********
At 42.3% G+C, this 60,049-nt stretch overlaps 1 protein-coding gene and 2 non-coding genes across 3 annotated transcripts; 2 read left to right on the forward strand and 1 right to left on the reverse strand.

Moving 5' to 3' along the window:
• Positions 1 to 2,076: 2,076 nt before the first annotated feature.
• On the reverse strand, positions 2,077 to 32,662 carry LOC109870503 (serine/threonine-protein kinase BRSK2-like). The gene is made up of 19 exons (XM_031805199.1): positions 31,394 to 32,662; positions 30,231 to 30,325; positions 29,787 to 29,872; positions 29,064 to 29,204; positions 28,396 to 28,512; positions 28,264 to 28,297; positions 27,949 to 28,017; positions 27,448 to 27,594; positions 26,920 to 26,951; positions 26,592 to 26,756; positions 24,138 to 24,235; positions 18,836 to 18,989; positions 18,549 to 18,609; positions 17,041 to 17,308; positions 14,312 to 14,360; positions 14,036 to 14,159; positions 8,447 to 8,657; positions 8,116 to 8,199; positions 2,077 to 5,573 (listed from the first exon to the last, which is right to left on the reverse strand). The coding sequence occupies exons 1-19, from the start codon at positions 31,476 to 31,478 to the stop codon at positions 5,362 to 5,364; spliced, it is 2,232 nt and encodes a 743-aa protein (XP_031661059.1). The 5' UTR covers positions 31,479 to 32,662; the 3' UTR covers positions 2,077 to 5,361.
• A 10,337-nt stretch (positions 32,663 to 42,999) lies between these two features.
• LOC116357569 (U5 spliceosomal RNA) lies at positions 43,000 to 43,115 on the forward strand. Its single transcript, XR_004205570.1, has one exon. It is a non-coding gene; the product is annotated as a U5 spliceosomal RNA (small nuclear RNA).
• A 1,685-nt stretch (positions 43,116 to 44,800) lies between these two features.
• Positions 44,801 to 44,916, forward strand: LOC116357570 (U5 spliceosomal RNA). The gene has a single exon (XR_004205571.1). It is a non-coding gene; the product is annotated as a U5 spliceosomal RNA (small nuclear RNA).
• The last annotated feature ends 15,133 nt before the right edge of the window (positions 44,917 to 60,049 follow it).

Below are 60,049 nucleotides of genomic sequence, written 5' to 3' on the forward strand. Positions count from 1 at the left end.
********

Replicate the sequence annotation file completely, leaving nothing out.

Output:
At 42.3% G+C, this 60,049-nt stretch overlaps 1 protein-coding gene and 2 non-coding genes across 3 annotated transcripts; 2 read left to right on the forward strand and 1 right to left on the reverse strand.

Moving 5' to 3' along the window:
• Positions 1 to 2,076: 2,076 nt before the first annotated feature.
• On the reverse strand, positions 2,077 to 32,662 carry LOC109870503 (serine/threonine-protein kinase BRSK2-like). The gene is made up of 19 exons (XM_031805199.1): positions 31,394 to 32,662; positions 30,231 to 30,325; positions 29,787 to 29,872; positions 29,064 to 29,204; positions 28,396 to 28,512; positions 28,264 to 28,297; positions 27,949 to 28,017; positions 27,448 to 27,594; positions 26,920 to 26,951; positions 26,592 to 26,756; positions 24,138 to 24,235; positions 18,836 to 18,989; positions 18,549 to 18,609; positions 17,041 to 17,308; positions 14,312 to 14,360; positions 14,036 to 14,159; positions 8,447 to 8,657; positions 8,116 to 8,199; positions 2,077 to 5,573 (listed from the first exon to the last, which is right to left on the reverse strand). The coding sequence occupies exons 1-19, from the start codon at positions 31,476 to 31,478 to the stop codon at positions 5,362 to 5,364; spliced, it is 2,232 nt and encodes a 743-aa protein (XP_031661059.1). The 5' UTR covers positions 31,479 to 32,662; the 3' UTR covers positions 2,077 to 5,361.
• A 10,337-nt stretch (positions 32,663 to 42,999) lies between these two features.
• LOC116357569 (U5 spliceosomal RNA) lies at positions 43,000 to 43,115 on the forward strand. Its single transcript, XR_004205570.1, has one exon. It is a non-coding gene; the product is annotated as a U5 spliceosomal RNA (small nuclear RNA).
• A 1,685-nt stretch (positions 43,116 to 44,800) lies between these two features.
• Positions 44,801 to 44,916, forward strand: LOC116357570 (U5 spliceosomal RNA). The gene has a single exon (XR_004205571.1). It is a non-coding gene; the product is annotated as a U5 spliceosomal RNA (small nuclear RNA).
• The last annotated feature ends 15,133 nt before the right edge of the window (positions 44,917 to 60,049 follow it).

Below are 60,049 nucleotides of genomic sequence, written 5' to 3' on the forward strand. Positions count from 1 at the left end.